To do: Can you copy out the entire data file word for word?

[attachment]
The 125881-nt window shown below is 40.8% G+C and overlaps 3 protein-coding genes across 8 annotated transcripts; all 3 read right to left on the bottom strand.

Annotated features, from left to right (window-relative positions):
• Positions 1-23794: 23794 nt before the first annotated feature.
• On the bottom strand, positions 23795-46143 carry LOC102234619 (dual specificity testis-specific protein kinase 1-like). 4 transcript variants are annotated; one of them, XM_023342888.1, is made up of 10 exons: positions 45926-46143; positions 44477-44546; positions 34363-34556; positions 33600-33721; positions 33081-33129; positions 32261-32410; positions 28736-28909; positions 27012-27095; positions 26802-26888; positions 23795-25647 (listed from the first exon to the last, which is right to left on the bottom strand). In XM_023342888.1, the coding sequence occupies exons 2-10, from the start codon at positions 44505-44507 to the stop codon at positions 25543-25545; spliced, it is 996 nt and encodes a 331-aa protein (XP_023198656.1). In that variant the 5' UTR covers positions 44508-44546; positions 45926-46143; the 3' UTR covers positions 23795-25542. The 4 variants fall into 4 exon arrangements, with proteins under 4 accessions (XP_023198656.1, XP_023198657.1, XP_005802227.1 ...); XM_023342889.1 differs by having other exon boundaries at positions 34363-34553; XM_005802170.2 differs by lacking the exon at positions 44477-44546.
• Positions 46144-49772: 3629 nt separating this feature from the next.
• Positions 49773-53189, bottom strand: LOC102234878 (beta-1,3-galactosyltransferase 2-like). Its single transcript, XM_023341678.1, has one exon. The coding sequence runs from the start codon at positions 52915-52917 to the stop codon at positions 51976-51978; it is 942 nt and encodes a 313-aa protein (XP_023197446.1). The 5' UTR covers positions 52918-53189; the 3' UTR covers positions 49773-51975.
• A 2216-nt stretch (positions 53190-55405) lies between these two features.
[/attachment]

The 125881-nt window shown below is 40.8% G+C and overlaps 3 protein-coding genes across 8 annotated transcripts; all 3 read right to left on the bottom strand.

Annotated features, from left to right (window-relative positions):
• Positions 1-23794: 23794 nt before the first annotated feature.
• On the bottom strand, positions 23795-46143 carry LOC102234619 (dual specificity testis-specific protein kinase 1-like). 4 transcript variants are annotated; one of them, XM_023342888.1, is made up of 10 exons: positions 45926-46143; positions 44477-44546; positions 34363-34556; positions 33600-33721; positions 33081-33129; positions 32261-32410; positions 28736-28909; positions 27012-27095; positions 26802-26888; positions 23795-25647 (listed from the first exon to the last, which is right to left on the bottom strand). In XM_023342888.1, the coding sequence occupies exons 2-10, from the start codon at positions 44505-44507 to the stop codon at positions 25543-25545; spliced, it is 996 nt and encodes a 331-aa protein (XP_023198656.1). In that variant the 5' UTR covers positions 44508-44546; positions 45926-46143; the 3' UTR covers positions 23795-25542. The 4 variants fall into 4 exon arrangements, with proteins under 4 accessions (XP_023198656.1, XP_023198657.1, XP_005802227.1 ...); XM_023342889.1 differs by having other exon boundaries at positions 34363-34553; XM_005802170.2 differs by lacking the exon at positions 44477-44546.
• Positions 46144-49772: 3629 nt separating this feature from the next.
• Positions 49773-53189, bottom strand: LOC102234878 (beta-1,3-galactosyltransferase 2-like). Its single transcript, XM_023341678.1, has one exon. The coding sequence runs from the start codon at positions 52915-52917 to the stop codon at positions 51976-51978; it is 942 nt and encodes a 313-aa protein (XP_023197446.1). The 5' UTR covers positions 52918-53189; the 3' UTR covers positions 49773-51975.
• A 2216-nt stretch (positions 53190-55405) lies between these two features.